The CES is dedicated to offering professional development opportunities to its members. This function is the responsibility of the regional chapters and the e-Institute, CES’ platform for online courses.
Much of the emphasis on professional development is funnelled through the Essential Skills Series, a series of seminars described below. The CES has also recently completed the development of intermediate-level seminars on Logic models and on Survey research. Regional chapters are invited to offer this series as well as any other form of training they consider adequate for their members.
The development of the Essential Skills Series was supported by the Canadian Evaluation Society under the direction of the Professional Development Committee. The Series was finalized in May 1999. The author of the ESS is Paul Favaro, Ph.D., Peel District School Board, Mississauga, Ontario. Elana Gray, Peel District School Board, collaborated on all aspects of this project. The following individuals shared examples, evaluation material, and provided conceptual and practical direction for the development of the modules: Fred Asbury, PICEPS Consultants; Shelley Borys, EKOS Research Inc.; Rhonda Cockrill, University of Toronto; Karen Korabic, University of Guelph; Arnold Love, Program Evaluation Consultant; Greg Mason, Prairie Research Associates; Mark Pancer, Wilfrid Laurier University; Nancy Porteous, Regional Municipality of Ottawa-Carleton; Abe Ross, Memorial University; George Teather, Canadian Evaluation Society.
The regional Chapters of CES deliver the workshop for their local members. Well-known evaluation professionals across the country facilitate the workshops for the regional Chapters. A slide presentation and facilitator's manual accompany each module of the Series. Each regional Chapter sets its own fee for the workshops and remits a per head fee to CES National Council to help recoup the costs of developing and maintaining the Series.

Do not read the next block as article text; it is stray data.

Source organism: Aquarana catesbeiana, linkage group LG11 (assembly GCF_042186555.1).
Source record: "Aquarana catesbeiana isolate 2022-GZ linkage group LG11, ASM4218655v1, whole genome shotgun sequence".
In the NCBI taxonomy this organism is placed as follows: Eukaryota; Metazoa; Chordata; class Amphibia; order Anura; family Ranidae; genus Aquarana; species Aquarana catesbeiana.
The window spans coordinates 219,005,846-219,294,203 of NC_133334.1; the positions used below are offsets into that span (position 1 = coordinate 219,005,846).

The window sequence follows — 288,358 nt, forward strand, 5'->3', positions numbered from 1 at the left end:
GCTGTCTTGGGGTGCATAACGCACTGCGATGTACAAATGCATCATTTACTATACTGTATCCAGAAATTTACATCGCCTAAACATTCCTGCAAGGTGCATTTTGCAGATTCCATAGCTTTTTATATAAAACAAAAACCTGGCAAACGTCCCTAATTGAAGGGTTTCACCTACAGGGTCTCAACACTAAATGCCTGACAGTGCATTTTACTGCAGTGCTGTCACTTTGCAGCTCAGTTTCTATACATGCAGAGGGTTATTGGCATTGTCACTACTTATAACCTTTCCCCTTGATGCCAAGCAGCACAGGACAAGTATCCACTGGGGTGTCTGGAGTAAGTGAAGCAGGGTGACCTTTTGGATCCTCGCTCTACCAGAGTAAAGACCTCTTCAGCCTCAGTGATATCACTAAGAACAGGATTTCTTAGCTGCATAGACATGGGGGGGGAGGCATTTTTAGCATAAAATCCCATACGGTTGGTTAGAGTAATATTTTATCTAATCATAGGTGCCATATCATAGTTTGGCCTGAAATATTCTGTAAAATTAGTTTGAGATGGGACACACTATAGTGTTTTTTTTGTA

Evaluation of the Series
The Canadian Evaluation Society's (CES) Essential Skills Series (ESS), originally developed in 1999, is designed to introduce and enhance program evaluation skills and promote the professional practice of evaluation across Canada. The ESS, delivered by regional CES Chapters for their local members, has recently been evaluated to determine what works well and what could be improved; identify the varying needs of CES Chapters; and propose potential options/approaches for revising the programming to have flexibility while maintaining a degree of consistency. The executive summary of this Systematic Review and Implementation Evaluation is available online.
Some of the summary reflections or recommendations are as follow (more in the document):
- The delivery and marketing of the CES should be changed in order to more explicitly target new entrants to evaluation.
- The CES should consider developing a more advanced course in evaluation to address advanced learning needs as well as offering the ESS tailored to key sectors as appropriate (e.g. Federal Government, Not-for-Profit, etc.).
- The CES should consider requiring a standard format for delivery at a national level while incorporating a better balance between days.
- The CES should continually monitor and update the modules and reference material as the evaluation world changes and best practices emerge. When recommendations for change are brought forward by ESS facilitators it is also recommended that the CES respond to that feedback or explain why feedback has not been acted upon.